According to the narrative, I am a waste of money.
According to the narrative, I will not get a job. And probably don’t deserve one.
I chose the wrong major, you see.
I am majoring in sociology, with a minor in business administration. You may notice that this is not engineering, computer science, nursing, applied mathematics, or finance
whoops, finance is no longer a smart major either. Some of you are already dusting off your hilarious “do you want fries with that?” and “underwater basketweaver” jokes, backed up as you are by admirable men like Randall Munroe and Richard Feynman. Most of you are honestly wondering what a “Sociologist” does, and boggling at the clear violation of hard-headed, realistic “common sense” that a social science major is. After all, “anthropology” and “sociology” (assuming they aren’t lumped together) make the top five worthless/least profitable/worst majors lists with depressing regularity. And if you’re not in college to make more money, what are you doing there?
We have this idea in America that there is A Job, and you choose A Major that sounds like A Job that you want. So finance majors become financiers, engineering majors become engineers, computer science majors become programmers. Under this model, any major that does not sound like A Job you can picture is, by definition, a bad major. After all, what’s an ‘Englisher’? Do they write or something? How many historians can there possibly be? Do drama majors become dramatists? What do liberal artists do all day, study liberals? The lack of a clear career direction, in the popular narrative, is the death knell for a major or field of study.
Let me tell you something: Not all computer science majors become programmers, and this does not make them failures. Not all art majors become professional painters, not all political science majors become politicians. Somehow, they make do. Perhaps the art major does commercial design instead, creating menus, signs, and websites that are readable and less offensive to the eye than one of my covers. The political science major starts selling insurance, her awareness and training allowing her to keep one step ahead of the seismic changes of Obamacare. The computer science major becomes a technical writer, and the worst humiliation they have to suffer is working alongside an English major on the job. They aren’t in A Job that their majors seem to lead to, but they apply what they learn to the jobs they find.
Which means that, for example, knowing how to assess the authenticity and value of text documents to the matter at hand (History) or how to compose a report, an analysis, or a manual in a lucid manner (English) or even how to describe and predict large groups of people (Sociology) could conceivably be useful on the job…even if the job doesn’t have a title like historian, sociologist, or English-er.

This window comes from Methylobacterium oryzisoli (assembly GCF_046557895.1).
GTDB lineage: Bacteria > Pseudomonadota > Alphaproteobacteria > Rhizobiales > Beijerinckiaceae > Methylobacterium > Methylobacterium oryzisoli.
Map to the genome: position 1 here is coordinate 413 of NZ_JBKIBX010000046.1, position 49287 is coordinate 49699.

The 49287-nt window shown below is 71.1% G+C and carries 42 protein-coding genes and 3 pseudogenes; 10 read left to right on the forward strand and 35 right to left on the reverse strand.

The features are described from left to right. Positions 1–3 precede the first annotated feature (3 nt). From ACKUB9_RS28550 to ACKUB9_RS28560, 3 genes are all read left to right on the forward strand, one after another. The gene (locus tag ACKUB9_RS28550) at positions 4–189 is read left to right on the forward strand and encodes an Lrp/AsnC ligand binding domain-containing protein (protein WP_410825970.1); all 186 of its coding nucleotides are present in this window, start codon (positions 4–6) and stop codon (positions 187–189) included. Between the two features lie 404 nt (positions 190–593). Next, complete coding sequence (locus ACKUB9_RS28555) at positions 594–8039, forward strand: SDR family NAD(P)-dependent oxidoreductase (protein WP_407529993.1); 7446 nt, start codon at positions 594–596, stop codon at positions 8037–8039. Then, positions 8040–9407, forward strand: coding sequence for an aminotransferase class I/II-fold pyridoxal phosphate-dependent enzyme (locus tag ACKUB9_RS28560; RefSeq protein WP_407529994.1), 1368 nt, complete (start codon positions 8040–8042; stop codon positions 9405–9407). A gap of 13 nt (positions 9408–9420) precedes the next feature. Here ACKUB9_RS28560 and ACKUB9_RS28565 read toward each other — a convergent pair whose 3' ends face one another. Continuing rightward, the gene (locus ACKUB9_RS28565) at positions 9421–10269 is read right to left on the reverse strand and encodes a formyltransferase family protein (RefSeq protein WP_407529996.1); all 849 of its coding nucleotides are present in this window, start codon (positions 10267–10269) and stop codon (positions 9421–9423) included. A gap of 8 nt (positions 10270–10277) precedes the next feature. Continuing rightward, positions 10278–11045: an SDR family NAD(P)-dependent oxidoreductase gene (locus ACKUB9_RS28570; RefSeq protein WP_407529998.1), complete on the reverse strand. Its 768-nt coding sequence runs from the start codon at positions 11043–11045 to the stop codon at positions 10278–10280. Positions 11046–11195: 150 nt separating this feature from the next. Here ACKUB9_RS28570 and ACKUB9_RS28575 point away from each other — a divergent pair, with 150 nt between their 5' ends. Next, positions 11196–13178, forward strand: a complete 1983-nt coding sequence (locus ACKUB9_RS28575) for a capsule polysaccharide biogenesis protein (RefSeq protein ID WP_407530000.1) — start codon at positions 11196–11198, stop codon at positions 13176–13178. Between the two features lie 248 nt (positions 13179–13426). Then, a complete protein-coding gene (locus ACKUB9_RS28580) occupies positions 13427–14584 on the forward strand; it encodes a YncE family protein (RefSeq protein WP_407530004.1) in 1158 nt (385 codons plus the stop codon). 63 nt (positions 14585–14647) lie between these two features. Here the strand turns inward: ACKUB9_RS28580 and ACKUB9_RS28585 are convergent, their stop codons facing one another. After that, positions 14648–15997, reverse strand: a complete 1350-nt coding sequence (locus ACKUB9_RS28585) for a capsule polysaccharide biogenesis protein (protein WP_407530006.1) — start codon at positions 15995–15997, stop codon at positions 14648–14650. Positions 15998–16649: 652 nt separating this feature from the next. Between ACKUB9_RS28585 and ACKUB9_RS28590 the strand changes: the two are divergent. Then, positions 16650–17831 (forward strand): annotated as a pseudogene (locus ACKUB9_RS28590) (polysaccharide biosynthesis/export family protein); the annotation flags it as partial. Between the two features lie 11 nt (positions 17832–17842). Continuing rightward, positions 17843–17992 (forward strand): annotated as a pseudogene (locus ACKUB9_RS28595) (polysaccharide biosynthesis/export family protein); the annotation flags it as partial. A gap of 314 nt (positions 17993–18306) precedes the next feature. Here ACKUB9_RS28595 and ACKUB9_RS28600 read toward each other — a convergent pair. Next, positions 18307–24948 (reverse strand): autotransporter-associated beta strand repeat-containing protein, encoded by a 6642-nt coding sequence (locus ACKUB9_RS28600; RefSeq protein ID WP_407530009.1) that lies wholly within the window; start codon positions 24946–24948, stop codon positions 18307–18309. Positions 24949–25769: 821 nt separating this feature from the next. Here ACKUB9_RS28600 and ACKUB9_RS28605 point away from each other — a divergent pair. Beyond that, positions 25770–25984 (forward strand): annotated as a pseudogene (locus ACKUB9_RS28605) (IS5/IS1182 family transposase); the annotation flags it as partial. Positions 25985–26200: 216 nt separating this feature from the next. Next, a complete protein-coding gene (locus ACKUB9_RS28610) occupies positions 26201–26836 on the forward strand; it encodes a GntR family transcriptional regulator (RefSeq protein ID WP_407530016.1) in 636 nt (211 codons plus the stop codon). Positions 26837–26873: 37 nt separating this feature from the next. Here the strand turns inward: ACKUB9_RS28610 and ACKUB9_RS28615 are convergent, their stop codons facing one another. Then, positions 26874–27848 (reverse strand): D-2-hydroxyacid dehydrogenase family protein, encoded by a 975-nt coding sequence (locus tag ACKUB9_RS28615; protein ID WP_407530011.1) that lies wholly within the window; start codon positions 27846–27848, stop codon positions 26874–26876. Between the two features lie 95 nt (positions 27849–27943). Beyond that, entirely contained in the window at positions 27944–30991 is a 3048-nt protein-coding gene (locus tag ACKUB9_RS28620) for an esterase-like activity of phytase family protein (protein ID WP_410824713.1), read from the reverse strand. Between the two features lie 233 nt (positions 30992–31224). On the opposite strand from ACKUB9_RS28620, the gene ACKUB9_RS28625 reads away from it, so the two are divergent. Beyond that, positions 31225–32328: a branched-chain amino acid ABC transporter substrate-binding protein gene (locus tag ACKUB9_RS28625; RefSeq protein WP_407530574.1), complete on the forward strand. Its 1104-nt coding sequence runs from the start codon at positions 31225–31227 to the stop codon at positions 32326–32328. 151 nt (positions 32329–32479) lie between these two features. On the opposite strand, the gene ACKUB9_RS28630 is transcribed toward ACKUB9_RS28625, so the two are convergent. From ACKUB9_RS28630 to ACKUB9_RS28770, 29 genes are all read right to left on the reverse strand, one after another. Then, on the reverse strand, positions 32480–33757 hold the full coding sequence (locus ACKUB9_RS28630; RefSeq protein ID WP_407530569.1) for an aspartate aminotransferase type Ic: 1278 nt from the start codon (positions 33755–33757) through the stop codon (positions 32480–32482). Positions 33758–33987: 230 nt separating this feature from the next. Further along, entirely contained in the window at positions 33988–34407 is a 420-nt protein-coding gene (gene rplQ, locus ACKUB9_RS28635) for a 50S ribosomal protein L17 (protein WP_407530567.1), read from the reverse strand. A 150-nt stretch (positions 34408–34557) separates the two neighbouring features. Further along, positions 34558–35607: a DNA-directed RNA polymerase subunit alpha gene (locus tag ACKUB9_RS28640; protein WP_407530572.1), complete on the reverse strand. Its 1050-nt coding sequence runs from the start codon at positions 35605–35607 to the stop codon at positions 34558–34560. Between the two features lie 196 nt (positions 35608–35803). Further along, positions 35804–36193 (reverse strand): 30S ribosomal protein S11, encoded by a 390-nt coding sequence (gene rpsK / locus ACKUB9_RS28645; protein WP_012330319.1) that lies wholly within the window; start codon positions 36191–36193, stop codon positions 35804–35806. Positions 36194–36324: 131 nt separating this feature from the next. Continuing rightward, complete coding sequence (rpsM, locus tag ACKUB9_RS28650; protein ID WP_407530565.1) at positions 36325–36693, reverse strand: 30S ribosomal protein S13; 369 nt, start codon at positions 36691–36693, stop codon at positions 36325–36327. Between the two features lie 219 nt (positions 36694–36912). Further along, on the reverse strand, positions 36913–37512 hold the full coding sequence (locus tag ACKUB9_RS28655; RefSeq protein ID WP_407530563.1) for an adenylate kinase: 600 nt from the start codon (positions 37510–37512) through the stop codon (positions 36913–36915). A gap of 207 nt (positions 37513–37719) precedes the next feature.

In sociology, I have learned how to do statistical analysis, how to find and use census and market data, how to avoid confirmation bias and correlation-causation errors, how to conduct interviews and surveys, and some of the known facts about how humans act in large groups. From other classes, because I am one of these heathens that uses the electives to broaden his knowledge rather than sneering at the system as a waste of time, I have learned to write grants and how the RFP and grant systems work, how to use geographic information system software and what the data can be used for, how to draft a contract, how to assemble an accounting system and understand what it tells me, how to conduct a marketing campaign, and how to construct an argument in formal logic. Over the course of my classes I’ve analyzed and defended opinions on such diverse topics as China’s ascendance and presumed hegemony (it won’t happen), the ebook market (it looks like my mother), and business ethics (not necessarily an oxymoron).
In short, I’ve learned how to describe and predict what people in groups will do. Anything involving large groups of people (such as voters, customers, clients, aid recipients…) is something I can make a critical difference in, for the benefit of the organization employing me. To this, I’ve added the ability to understand the different functions of a business, from product development to employee relations. Marketing consultants are hired (and paid well) to understand the customer base, using interviews, surveys, and statistical analysis, and then translate it into something the company can act on. They’re just not called ‘sociologists’ when they do it, though the techniques are nearly identical. Government programs and nonprofits employ whole swaths of people to ensure that they’re reaching the populations that the programs are intended for. These are called public relations people or outreach directors, not sociologists. As a business owner myself, I am very interested in who is buying my product and why.
And that’s not even getting into the leaps and bounds going on within the field, like this analysis that predicted the intensity and location of violence in Afghanistan, or Nate Silver’s election metrics, or the work of applied anthropologists everywhere. We are starting to understand what we do and why when we interact with other people in ways we never have before.
It’s been said that everything you learn in a technical major is outdated within five years. How quickly do you imagine businesses, governments, and NGOs are going to lose interest in studying, understanding, and communicating with their respective target populations?
So, go ahead. Tell me my major is worthless. Tell me it’s a waste of money and I should have studied something sensible, something that chases a job market bubble, like nursing or petroleum engineering. Tell all your absolutely hilarious soft science jokes.
Go ahead and try.